Anna Imhof 🌸’s review published on Letterboxd:
I saw this film yesterday and I'm still inside of it, trying to figure out my thoughts and feelings about it. Maybe writing a little bit about it will help me figure it out?
I like to go into movies as blindly as possible. If I don't watch something for a specific actor or director it is often the poster that will tickle an interest in me. The poster for Toni Erdmann enticed me the moment I first saw it because it seemed to hold a secret--it promised a fairytale of sorts. When I clicked on it I saw that it was starring Sandra Hüller, a young German actress who blew me away in Requiem (which you should all rush to see!) and so this film quickly became my most anticipated watch of 2016.
So I felt a little disappointed initially when I realized that it wasn't really a fairytale. But the longer I think about it, the more it does feel like it holds a certain magic underneath it all, but it might only reveal itself to those who look for it.
I loved the ideas behind this film, the core of this story about a quirky man who's trying to reignite a spark inside his all too grown-up daughter, a spark that so many people lose as they get older. She's a woman who has conformed, who adapted wonderfully to society's expectations and rules, she spends her days at business meetings and her evenings glued to the phone, she's successful in a way many people would applaud to.
Not her father, though. He seems to be in mourning over the loss of a child that is still among us, but not really alive. When his beloved dog Willie dies, he travels to Bucharest where his daughter works, trying to reconnect to her, maybe even possibly save her. And here we have our fairytale hero, not a knight in shining armour, but the quintessential father, a man whose biggest strength is his imagination.
What he finds only breaks his heart further. There is a huge disconnect between this woman who has lost her inner child, and her eccentric father in whom the curiosity and playfulness of childhood is still very much alive. As he's accompanying her to business meetings and events he brings a silliness along with him that his daughter feels ashamed of and gets more and more annoyed by.
Now the problem I had with this is that most of the almost three-hour movie is set in this business world. I understand why it needs to be this way, yet it still makes this a film where you spend a huge amount of time listening in to people discussing contracts and deals and other boring things. It's a world that can't be very interesting to the average viewer, and the colorless language they speak is very foreign to me in particular. But can I really criticize that when that is exactly the point? When we are supposed to get a sense of how cold and empty and humorless her world is? Maybe instead I should praise the director for her commitment to realism, her refusal to please the audience.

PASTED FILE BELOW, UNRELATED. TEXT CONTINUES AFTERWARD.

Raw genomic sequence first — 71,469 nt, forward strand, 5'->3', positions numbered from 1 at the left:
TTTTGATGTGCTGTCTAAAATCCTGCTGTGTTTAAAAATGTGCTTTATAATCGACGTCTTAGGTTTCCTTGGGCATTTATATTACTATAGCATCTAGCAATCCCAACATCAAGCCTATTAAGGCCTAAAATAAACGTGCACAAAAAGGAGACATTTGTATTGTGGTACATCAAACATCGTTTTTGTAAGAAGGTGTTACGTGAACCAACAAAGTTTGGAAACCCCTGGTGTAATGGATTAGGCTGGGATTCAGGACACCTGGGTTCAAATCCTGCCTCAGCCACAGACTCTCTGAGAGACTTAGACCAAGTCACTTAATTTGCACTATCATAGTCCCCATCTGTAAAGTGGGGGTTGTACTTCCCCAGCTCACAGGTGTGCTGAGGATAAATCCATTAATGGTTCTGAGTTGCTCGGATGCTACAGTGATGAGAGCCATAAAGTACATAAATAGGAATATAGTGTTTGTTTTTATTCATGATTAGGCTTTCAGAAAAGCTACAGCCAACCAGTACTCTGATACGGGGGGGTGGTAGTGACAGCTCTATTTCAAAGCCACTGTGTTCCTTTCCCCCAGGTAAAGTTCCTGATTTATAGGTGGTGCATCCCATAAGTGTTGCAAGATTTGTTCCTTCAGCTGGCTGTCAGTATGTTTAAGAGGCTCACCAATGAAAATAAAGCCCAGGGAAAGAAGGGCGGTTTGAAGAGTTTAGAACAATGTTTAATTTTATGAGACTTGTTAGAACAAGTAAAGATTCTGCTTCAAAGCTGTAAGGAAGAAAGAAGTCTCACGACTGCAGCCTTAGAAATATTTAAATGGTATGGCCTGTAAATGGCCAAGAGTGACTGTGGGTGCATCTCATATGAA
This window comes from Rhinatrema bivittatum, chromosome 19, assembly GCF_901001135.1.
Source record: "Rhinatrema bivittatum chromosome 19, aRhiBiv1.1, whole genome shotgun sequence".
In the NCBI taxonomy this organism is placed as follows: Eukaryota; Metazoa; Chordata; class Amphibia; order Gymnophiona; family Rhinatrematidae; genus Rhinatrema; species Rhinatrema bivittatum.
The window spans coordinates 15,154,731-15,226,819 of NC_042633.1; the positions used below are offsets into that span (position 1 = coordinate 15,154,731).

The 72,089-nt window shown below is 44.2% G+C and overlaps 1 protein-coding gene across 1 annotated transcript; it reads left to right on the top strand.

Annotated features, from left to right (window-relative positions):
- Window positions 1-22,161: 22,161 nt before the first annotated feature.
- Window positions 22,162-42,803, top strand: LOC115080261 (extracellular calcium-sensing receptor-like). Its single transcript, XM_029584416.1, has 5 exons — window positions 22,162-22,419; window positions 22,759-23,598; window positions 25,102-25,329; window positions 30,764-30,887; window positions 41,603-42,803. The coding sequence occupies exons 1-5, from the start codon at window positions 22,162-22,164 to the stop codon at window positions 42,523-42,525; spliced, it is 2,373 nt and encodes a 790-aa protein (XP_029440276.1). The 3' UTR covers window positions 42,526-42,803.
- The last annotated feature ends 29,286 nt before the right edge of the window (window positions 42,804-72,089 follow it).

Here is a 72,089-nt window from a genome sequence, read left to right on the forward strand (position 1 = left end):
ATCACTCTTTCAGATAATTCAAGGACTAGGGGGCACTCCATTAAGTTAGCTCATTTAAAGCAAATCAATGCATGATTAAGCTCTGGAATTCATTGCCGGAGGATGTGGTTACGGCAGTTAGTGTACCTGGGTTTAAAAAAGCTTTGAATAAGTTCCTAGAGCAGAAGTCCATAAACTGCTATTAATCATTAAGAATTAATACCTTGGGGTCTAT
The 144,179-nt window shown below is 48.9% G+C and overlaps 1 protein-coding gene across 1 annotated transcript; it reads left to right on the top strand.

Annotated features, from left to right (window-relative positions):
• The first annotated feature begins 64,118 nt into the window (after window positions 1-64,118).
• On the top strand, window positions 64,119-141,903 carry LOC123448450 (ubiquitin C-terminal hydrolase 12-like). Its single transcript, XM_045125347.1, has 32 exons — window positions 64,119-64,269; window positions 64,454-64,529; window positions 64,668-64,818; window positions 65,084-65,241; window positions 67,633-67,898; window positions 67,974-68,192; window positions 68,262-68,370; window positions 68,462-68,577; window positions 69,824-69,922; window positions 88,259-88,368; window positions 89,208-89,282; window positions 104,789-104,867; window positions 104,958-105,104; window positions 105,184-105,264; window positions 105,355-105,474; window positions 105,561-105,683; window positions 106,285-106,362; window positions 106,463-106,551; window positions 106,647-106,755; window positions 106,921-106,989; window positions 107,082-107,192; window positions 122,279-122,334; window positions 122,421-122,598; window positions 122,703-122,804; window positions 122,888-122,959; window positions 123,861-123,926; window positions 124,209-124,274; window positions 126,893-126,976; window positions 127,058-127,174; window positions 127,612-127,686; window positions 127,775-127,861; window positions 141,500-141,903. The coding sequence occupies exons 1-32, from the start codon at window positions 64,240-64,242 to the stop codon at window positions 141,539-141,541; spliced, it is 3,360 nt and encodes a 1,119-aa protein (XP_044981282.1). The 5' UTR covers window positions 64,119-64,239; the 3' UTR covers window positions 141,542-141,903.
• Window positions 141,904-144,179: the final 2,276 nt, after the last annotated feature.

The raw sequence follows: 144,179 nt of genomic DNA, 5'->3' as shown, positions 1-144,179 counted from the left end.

However another problem arose from that very thing, and that was that Hüller is stuck with and in a character who not only cannot be very exciting to play, but also doesn't allow her to show off her strengths. If you've seen any of her other work, you will have noticed that she has an extraordinary emotional depth and range, and here, for the majority of the film, the most emotion she gets to display is by clearing her throat when she feels uncomfortable, usually when her dad is being embarrassing in front of important clients or potential business partners. After finishing the film I read an interview with the actress where she talked about how challenging it was to stay so hard throughout most of the film. You constantly want her to break, to stop acting so grown-up, a desire that we share with her father. Again I wonder if I can really criticize that when the performance does exactly what it is supposed to do? It is certainly a very committed performance that is devoid of any vanity, she's not here to flirt with the audience. Like the film itself, she's not begging for our approval.
In the end I did get my moment of subtle magic, at least that's the way I saw it. The mysterious imagery of the poster revealed itself to me, and it shook me because I too have had a dad that I lost and who lost me even before he passed away, a dad that I really loved, and as they shared an embrace that felt like an eternity it was almost cathartic, and I Iived vicariously through them. I think this moment was particularly powerful because the film so consciously steers away from sentimentality.
It is certainly a very well-made, well-constructed and well-thought out film that is brave and mature and original and bizarre and deep and personal and consistently true to itself. There is a ton to admire and respect about this thing. I just need to swim around in it a little while longer. But the fact that I want to do so should tell you everything you need to know.